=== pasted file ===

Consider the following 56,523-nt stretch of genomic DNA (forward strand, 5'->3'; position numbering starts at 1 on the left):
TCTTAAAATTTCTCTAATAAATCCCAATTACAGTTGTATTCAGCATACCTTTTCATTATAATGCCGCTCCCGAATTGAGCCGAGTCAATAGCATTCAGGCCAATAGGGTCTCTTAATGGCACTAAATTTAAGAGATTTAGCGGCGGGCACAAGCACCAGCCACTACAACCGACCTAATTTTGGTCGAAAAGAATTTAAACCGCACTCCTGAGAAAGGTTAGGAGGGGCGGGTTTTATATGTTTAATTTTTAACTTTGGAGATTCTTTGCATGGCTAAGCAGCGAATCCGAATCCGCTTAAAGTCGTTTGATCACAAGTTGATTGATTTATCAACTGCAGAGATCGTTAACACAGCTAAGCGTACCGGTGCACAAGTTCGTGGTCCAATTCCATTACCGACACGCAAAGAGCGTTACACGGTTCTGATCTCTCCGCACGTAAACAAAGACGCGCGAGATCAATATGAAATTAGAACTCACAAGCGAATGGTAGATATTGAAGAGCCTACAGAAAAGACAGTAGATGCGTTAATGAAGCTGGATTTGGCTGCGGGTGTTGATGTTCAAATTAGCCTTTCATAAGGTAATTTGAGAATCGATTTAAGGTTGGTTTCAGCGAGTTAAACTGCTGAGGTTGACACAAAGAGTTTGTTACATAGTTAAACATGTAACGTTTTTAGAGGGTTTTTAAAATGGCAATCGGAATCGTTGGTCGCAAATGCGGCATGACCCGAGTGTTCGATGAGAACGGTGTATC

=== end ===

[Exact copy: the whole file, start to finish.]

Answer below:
Consider the following 56,523-nt stretch of genomic DNA (forward strand, 5'->3'; position numbering starts at 1 on the left):
TCTTAAAATTTCTCTAATAAATCCCAATTACAGTTGTATTCAGCATACCTTTTCATTATAATGCCGCTCCCGAATTGAGCCGAGTCAATAGCATTCAGGCCAATAGGGTCTCTTAATGGCACTAAATTTAAGAGATTTAGCGGCGGGCACAAGCACCAGCCACTACAACCGACCTAATTTTGGTCGAAAAGAATTTAAACCGCACTCCTGAGAAAGGTTAGGAGGGGCGGGTTTTATATGTTTAATTTTTAACTTTGGAGATTCTTTGCATGGCTAAGCAGCGAATCCGAATCCGCTTAAAGTCGTTTGATCACAAGTTGATTGATTTATCAACTGCAGAGATCGTTAACACAGCTAAGCGTACCGGTGCACAAGTTCGTGGTCCAATTCCATTACCGACACGCAAAGAGCGTTACACGGTTCTGATCTCTCCGCACGTAAACAAAGACGCGCGAGATCAATATGAAATTAGAACTCACAAGCGAATGGTAGATATTGAAGAGCCTACAGAAAAGACAGTAGATGCGTTAATGAAGCTGGATTTGGCTGCGGGTGTTGATGTTCAAATTAGCCTTTCATAAGGTAATTTGAGAATCGATTTAAGGTTGGTTTCAGCGAGTTAAACTGCTGAGGTTGACACAAAGAGTTTGTTACATAGTTAAACATGTAACGTTTTTAGAGGGTTTTTAAAATGGCAATCGGAATCGTTGGTCGCAAATGCGGCATGACCCGAGTGTTCGATGAGAACGGTGTATC